New Delhi: As schools, colleges and universities remain closed in several states due to fear of coronavirus spread, more and more students in India are taking to digital tools to continue their education from safe distance of their homes.
The tools that are helping remote learning range from a growing number of mobile apps to digital learning management systems and collaboration tools such as Blackboard, Microsoft Teams and Zoom, among others.
According to Microsoft, as schools move to a remote learning environment, Teams can provide an online classroom that brings together virtual, face-to-face connections, assignments, files and conversations in a single platform accessible on a mobile device, tablet, PC or browser.
While Blackboard says its portfolio of products and services support learners at every level throughout the student lifecycle from kindergarten to the workplace, Zoom also has several offerings for educators, learners, as well as those working from home.
The Shiv Nadar University in Greater Noida said it has encouraged all students (undergraduate and postgraduate/doctoral) who are not on campus to stay away until March 31, and beyond if necessary in view of the spread of Covid-19 in India.
"During this time, we will move all courses to online mode. This may happen through Blackboard, Microsoft Teams, Zoom, or other means. Any assessment planned for this period will either be postponed or adapted to online mode. Instructors will send students course-specific instructions remotely," the university said in a statement, adding that the online classes will start from the online classes will start from March 16.
To encourage remote learning during this challenging period, global communication solution provider Avaya Holdings Corp. announced that it will provide its Avaya Spaces collaboration software for free to educational institutions, including colleges and universities along with non-profit organisations in India till August, 2020.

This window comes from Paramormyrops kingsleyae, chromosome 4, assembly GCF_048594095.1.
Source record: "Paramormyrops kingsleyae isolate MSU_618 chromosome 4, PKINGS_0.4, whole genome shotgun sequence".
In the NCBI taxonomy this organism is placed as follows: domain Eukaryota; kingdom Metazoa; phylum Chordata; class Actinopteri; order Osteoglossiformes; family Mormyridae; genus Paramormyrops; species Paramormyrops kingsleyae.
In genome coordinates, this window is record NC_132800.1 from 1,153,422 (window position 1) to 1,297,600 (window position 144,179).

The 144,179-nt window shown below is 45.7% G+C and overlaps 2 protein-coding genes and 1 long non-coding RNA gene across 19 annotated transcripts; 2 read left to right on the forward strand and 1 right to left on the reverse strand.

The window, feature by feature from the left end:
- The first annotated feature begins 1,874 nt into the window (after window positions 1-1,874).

A cloud meeting and team collaboration app that seamlessly integrates voice, video, tasks, sharing and more, Avaya Spaces offers the tools required to deliver lectures and schoolwork safely and securely over the web, the company said.
"We know there is an especially immediate need in the education sector as school and university administrators consider the safety of their students while ensuring continuity of their classes, engagement with their students and delivering on their educational objectives," said Vishal Agrawal, Managing Director, Avaya India and Saarc.
"We are actively engaging with universities and schools to help them coordinate remote worker/education strategies leveraging our expertise and solutions like Avaya Spaces," Agrawal said, adding that since January, the company has seen a 200 per cent increase in video collaboration traffic on the Avaya Spaces platform.
Similarly, ed-tech company Byju's on March 11 announced that it will be providing free access to its complete app to school students till the end of April so that students can continue their learning even when schools remain closed.
Students across classes 1-12 can download and access Byju's learning programmes for free until the end of April.
As of 13 March, 61 countries in Africa, Asia, Europe, the Middle East, North America and South America have announced or implemented school and university closures, according to the United Nations Educational, Scientific and Cultural Organization (UNESCO), which added that 39 countries have closed schools nationwide, impacting almost 421.4 million children and youth.
A further twenty-two countries have implemented localised school closures and, should these closures become nationwide, hundreds of millions of additional learners will experience education disruption, UNESCO added.
With 250 million school-going students in India, it is important to ensure that their health is protected while also making sure that their learning does not get interrupted.
With a flurry of digital learning management systems available, educators may find it a lot easier today to teach their students remotely than ever.